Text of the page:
Hot flashes are a regular part of menopause for many women, but many women don’t realize that disrupted sleep is too. If you’re having trouble sleeping, you’re not alone. Many women experience disrupted sleep during perimenopause and menopause. While you can’t change your hormones, you can develop good sleep habits to give you the best chance at getting a full seven to eight hours of sleep.
The Importance of Sleep
Sleep deprivation makes it harder to deal with life. Between hormone and life changes, nearly twenty percent of women going through menopause struggle with depression. Depressive symptoms increase during chronic sleep deprivation.
[tweetthis]Even if you’re not depressed, lack of sleep makes it difficult to control moods and emotions, which during menopause may already be fluctuating.[/tweetthis] Couple that with the fact that many women going through menopause have teenagers or children who are leaving home for the first time, you’ve got an emotional time of life that’s impacted by sleep deprivation.
How to Get Better (and More) Sleep
Though it might be difficult to get the same quality of rest you had before menopause, you can improve your sleep habits to get better sleep. Make sure you’re giving yourself the best possible chance by checking your mattress to make sure discomfort isn’t waking you up or causing aches and pains. If you need a new bed, check mattress reviews for insights before purchasing.
Some mattresses like memory foam can trap heat against your body, intensifying hot flashes. Cooling mattress toppers, sheets, and pajamas can all help you stay cool while dealing with fluctuating body temperatures.
1. Cool Your Bedroom Down
Because hot flashes cause most of the sleep disturbances attributed to menopause, cooling your room down can help keep you comfortable. Most people sleep comfortably at 60-68 degrees, but you might need to go even lower if your hot flashes are severe.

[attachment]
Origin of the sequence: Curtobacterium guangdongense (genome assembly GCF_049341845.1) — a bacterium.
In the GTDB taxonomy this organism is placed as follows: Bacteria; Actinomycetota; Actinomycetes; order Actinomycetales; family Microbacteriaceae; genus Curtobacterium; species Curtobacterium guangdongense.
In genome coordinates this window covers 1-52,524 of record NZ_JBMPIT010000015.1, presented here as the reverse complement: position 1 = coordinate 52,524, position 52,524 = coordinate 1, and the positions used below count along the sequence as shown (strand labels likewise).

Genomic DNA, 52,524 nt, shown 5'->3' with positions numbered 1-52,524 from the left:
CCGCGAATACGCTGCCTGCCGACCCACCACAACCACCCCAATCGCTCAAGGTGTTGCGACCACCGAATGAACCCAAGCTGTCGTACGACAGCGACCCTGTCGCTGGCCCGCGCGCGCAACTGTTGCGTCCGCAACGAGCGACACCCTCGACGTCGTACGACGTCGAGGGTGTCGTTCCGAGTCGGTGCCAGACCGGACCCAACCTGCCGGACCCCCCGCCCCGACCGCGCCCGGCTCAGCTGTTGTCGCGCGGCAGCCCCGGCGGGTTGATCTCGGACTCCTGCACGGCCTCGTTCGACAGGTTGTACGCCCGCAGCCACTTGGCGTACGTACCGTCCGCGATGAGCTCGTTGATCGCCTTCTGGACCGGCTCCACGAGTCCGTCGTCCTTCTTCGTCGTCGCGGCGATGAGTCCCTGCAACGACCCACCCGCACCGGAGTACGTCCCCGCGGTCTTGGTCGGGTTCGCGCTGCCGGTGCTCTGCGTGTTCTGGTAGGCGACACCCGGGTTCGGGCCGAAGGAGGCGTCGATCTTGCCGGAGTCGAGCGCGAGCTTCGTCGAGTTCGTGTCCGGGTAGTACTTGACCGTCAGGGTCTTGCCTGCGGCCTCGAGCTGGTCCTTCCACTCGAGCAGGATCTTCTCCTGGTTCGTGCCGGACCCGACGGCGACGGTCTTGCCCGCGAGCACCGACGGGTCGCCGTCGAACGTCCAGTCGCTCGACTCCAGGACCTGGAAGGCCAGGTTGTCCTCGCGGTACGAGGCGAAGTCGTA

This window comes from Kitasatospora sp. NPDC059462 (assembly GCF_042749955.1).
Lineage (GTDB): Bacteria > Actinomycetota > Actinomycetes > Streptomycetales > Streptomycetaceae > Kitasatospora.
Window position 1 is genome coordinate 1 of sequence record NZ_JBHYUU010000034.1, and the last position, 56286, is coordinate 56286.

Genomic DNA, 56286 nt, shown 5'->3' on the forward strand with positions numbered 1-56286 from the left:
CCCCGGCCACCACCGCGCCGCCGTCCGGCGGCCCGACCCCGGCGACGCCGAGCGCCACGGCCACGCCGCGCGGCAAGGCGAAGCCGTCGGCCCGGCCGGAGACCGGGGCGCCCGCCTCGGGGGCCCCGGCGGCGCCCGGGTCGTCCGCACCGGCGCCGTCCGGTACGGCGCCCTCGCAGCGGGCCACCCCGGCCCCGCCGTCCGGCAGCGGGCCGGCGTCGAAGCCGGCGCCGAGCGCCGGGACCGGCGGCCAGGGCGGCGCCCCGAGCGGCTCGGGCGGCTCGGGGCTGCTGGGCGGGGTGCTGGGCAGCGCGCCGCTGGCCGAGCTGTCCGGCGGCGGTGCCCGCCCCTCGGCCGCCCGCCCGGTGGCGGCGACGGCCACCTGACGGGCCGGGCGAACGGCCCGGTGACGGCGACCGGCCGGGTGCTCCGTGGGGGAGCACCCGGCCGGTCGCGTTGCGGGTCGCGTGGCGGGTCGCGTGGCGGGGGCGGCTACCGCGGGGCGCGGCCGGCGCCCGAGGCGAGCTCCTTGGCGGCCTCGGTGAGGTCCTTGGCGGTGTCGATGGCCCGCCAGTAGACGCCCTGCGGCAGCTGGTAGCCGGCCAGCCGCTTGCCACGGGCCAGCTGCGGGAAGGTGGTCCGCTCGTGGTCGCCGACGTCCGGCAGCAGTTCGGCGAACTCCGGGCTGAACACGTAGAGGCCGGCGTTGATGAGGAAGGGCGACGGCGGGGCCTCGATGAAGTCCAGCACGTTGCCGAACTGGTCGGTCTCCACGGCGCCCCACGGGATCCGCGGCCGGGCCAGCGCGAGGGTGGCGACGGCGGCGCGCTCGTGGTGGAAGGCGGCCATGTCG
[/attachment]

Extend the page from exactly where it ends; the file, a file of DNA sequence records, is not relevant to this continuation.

2. Be Prepared at Night
Even with a low temperature, you might wake up hot and sweaty. Try keeping a cool glass of water near your bed and a pair of breathable pajamas for a quick change during the night.
3. Hormone Replacement Therapy
Hormone replacement therapy (HRT) is a standard treatment for hot flashes and works well for many women. However, there are circumstances under which it isn’t recommended like if you’re at high risk for breast cancer or have a history of blood clots. Talk to your physician to find out if HRT might work for you.
4. Healthy Diet and Regular Exercise
A healthy diet is always a good idea. Adding in regular exercise helps wear out your body, so you’re more tired and prepared for bed at night. Exercising daily also prevents the loss of bone and muscle due to age. However, try to avoid strenuous exercise for at least three to four hours before bed to avoid the rise in body temperature and adrenaline that may interfere with your sleep.
5. Turn Off Your Screens
Light plays a vital role in your sleep-wake cycle. The bright blue light from televisions, laptops, smartphones, and iPads can suppress the release of melatonin, a sleep-inducing hormone. To prevent sleep disturbances, shut off your screens at least an hour before bedtime.
6. Cut Back on Stimulants
Caffeine and similar stimulants block sleep hormones and throw off the sleep-wake cycle. They can linger in your system for hours. Stop drinking them at least four hours before bed, earlier if you’re more susceptible to their effects.
Tuck Sleep is a community devoted to improving sleep hygiene, health and wellness through the creation and dissemination of comprehensive, unbiased, free web-based resources. Tuck has been featured on NPR, Lifehacker, Radiolab and is referenced by many colleges/universities and sleep organizations across the web.
Are you ready to feel young and healthy again? It’s time to shed off that extra weight and stop suffering from menopausal symptoms. It all starts with a natural way to balance your hormones. I can help you with that.